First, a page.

Map Services Enhanced – a Chrome Extension for ArcGIS Server

Map Services Enhanced logo

If you develop against ArcGIS Server REST Services, or simply test them, you have probably found them to be both a blessing and a curse. ArcGIS Server REST endpoints provide simple, well organized pages that present just enough information for that particular endpoint. To check out information on each map service or layer underneath, however, requires clicking each link, hitting the back button, and repeating. That’s where Map Services Enhanced can help.

Map Services Enhanced is a Chrome extension that helps you inspect, test, and search for relevant services and data in ArcGIS Server. The extension modifies ArcGIS Server REST HTML output, applying extra content and formatting where needed. The extension requests JSON data for services linked on the page. Those results are rendering next to the service links. The extension will also add extra user interface controls to help specific pages, like query pages and print tasks.

Map Services Enhanced Features

As of the version 1.0.0 release, Map Services Enhanced includes the following features:

  • Search current REST endpoint and all related endpoints for specific text
  • Displays relevant map service, feature service, and layer metadata in a collapsible list next to each link.
  • Displays and color-codes map spatial reference data, to compare at a glance how maps will stack on top of each other.
  • Counts the number of features found in each map service layer.
  • Counts the number of features with valid data in each field of a map service layer
  • If domains are applied to a field value, counts the number of values for each domain
  • Pre-fills values into printing and other geoprocessing tasks, where needed
  • Provides “Select By Attributes” style query builder on layer query pages.

Map Services Enhanced Metadata capture

More features and services will be added, including a map-viewer, tiled map service testing, JSON data entry tools, and saving previous server requests for repeated testing.

Why a Chrome Extension?

If you are familiar with my ESRI REST Diagnostic tools, the Map Services Enhanced cover much of the same functionality. The bookmarklets in ESRI REST Diagnostics can run on Chrome, Firefox, and IE, and they have their place for launching from older computers and servers. But working in a Chrome extension does have its advantages.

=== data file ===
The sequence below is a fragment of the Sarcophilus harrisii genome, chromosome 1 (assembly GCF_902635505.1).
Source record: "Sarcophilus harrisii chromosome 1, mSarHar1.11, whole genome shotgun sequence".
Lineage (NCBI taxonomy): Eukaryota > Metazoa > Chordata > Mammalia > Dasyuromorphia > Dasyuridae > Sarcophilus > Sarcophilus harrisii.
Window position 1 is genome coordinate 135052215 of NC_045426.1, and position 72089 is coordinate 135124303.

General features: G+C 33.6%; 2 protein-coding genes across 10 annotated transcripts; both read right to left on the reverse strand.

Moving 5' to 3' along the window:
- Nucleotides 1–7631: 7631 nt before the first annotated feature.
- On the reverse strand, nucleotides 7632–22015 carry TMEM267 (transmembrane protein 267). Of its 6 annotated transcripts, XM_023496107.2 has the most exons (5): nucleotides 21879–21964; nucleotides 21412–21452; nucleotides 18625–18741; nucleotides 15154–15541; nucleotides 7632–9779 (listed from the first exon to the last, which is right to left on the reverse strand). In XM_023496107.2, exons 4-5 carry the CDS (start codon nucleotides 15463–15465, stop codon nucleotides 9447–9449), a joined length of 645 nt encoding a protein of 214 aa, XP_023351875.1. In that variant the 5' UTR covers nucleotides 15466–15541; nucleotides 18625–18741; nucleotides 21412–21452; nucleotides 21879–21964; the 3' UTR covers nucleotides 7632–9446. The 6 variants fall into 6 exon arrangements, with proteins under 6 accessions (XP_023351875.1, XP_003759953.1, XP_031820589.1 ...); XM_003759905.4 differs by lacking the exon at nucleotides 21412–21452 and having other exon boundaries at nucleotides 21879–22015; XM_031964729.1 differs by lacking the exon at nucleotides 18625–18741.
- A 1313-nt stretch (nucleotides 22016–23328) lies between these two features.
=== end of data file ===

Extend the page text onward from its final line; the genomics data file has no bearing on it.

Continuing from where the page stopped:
The first advantage of a Chrome Browser Extension is that you can take advantage of a single development platform. AJAX calls don’t have to be backwards compatible with IE, therefore the code base shrinks. Styling is also easier when you don’t have to assign IE7 fallbacks for “display: inline-block” or alternate stylesheets when you want to use flexbox for positioning buttons. If Chrome supports it, it’s okay to use.

Screenshot of Map Services Enhanced Query Helper

That leads into the second advantage of a Chrome Extension: style. While bookmarklets can inject stylesheets into an existing web page, most of the bookmarklets designed for ESRI REST Diagnostics had to work within restricted environments. Stylesheet requests might be blocked by default. I applied minimal styles to any buttons or text. Looks were sacrificed for code conciseness. As a Chrome Extension, however, stylesheets and scripts can be automatically injected on the page, as needed. Chrome extensions package injected stylesheets neatly in the application.

Finally, the biggest reason I built the Chrome Extension is so people wouldn’t have to remember to use it. When I was working on web projects, there wasn’t a week that went by when I didn’t use the ESRI REST Diagnostic bookmarklets. And though I showed them off to my coworkers, they would often forget. As a Chrome Extension, these tools can be “always on”, and collecting data automatically.

The Road Ahead

I will continue to make improvements on the Map Services Enhanced tools, as time permits. New features like the map viewer will be added soon.  Also, as ESRI makes updates to ArcGIS Server, I’ll keep up with those changes. Finally, as I investigate service endpoints more, I’ll add helper functions and metadata where needed.

If you think this could be useful, try it out and give me some feedback. I hope you find it helpful.

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